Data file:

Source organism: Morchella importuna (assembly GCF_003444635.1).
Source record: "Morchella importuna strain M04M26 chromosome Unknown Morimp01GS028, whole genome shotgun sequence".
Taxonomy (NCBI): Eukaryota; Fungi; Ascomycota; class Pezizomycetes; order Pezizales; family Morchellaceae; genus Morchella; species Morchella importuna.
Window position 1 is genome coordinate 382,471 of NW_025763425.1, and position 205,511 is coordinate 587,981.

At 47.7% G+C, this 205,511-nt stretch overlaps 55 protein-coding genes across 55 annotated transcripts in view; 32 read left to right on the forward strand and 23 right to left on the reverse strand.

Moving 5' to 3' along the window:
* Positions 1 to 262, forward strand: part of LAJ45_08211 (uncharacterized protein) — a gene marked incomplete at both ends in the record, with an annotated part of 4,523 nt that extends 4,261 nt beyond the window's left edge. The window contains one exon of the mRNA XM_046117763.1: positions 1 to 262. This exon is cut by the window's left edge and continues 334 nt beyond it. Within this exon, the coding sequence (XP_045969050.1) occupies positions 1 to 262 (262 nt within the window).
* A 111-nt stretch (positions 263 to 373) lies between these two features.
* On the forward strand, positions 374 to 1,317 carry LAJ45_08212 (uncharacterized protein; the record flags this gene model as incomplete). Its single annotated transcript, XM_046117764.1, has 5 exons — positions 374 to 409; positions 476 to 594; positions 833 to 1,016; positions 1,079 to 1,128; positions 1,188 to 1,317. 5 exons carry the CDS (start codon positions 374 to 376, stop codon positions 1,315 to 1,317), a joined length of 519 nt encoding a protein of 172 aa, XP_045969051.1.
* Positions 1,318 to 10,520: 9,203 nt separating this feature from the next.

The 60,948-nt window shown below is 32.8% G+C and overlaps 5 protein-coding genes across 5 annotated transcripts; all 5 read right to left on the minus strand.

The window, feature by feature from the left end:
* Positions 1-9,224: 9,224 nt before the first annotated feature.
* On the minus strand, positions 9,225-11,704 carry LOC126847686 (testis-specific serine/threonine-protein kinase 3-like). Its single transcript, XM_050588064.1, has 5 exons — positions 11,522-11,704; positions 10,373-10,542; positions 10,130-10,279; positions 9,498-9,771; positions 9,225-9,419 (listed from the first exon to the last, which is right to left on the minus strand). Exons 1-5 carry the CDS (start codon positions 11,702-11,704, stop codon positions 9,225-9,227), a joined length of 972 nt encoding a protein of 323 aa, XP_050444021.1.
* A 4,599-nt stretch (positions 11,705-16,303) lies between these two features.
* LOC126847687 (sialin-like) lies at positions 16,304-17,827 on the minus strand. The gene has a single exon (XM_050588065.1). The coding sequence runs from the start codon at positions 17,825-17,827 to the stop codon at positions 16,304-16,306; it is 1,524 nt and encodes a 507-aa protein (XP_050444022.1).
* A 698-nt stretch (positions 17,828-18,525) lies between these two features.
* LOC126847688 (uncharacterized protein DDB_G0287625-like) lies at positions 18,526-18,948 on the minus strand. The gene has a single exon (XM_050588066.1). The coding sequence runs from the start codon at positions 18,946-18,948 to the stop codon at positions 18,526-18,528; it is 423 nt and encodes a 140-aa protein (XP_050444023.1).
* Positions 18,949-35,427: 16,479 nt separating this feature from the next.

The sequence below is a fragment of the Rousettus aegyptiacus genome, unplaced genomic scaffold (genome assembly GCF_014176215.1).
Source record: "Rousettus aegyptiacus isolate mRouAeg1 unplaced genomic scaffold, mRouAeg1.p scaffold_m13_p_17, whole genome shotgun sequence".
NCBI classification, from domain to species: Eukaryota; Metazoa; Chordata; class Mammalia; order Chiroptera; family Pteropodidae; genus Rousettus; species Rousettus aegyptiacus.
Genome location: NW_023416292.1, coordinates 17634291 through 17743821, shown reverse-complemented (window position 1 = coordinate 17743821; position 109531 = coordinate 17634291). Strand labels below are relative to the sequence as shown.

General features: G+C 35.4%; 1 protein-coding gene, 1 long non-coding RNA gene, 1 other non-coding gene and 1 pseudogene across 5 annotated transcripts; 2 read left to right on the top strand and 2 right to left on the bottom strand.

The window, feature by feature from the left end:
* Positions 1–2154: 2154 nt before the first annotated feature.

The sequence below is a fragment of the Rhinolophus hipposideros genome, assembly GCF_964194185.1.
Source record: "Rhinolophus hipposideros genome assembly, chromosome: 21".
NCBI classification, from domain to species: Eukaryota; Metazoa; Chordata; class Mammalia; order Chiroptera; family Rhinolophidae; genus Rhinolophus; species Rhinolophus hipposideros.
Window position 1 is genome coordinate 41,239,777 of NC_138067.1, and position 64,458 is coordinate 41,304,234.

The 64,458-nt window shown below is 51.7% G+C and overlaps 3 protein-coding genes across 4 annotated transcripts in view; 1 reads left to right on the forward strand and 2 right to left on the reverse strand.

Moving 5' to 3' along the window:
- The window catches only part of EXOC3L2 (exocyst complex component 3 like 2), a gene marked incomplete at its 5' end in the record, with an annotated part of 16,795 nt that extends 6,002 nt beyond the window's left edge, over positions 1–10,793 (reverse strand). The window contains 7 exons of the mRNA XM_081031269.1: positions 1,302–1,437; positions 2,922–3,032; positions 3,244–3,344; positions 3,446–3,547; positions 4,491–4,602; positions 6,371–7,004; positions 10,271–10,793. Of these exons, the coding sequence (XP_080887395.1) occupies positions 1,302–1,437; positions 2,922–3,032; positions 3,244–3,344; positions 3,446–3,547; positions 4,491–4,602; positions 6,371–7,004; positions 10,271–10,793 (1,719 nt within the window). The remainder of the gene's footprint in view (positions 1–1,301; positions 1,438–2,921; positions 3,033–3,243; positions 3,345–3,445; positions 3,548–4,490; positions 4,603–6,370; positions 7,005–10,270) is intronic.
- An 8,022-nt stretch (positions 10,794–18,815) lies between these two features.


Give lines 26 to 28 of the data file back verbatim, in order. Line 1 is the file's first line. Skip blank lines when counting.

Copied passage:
* Positions 1–2154: 2154 nt before the first annotated feature.

The sequence below is a fragment of the Rhinolophus hipposideros genome, assembly GCF_964194185.1.
Source record: "Rhinolophus hipposideros genome assembly, chromosome: 21".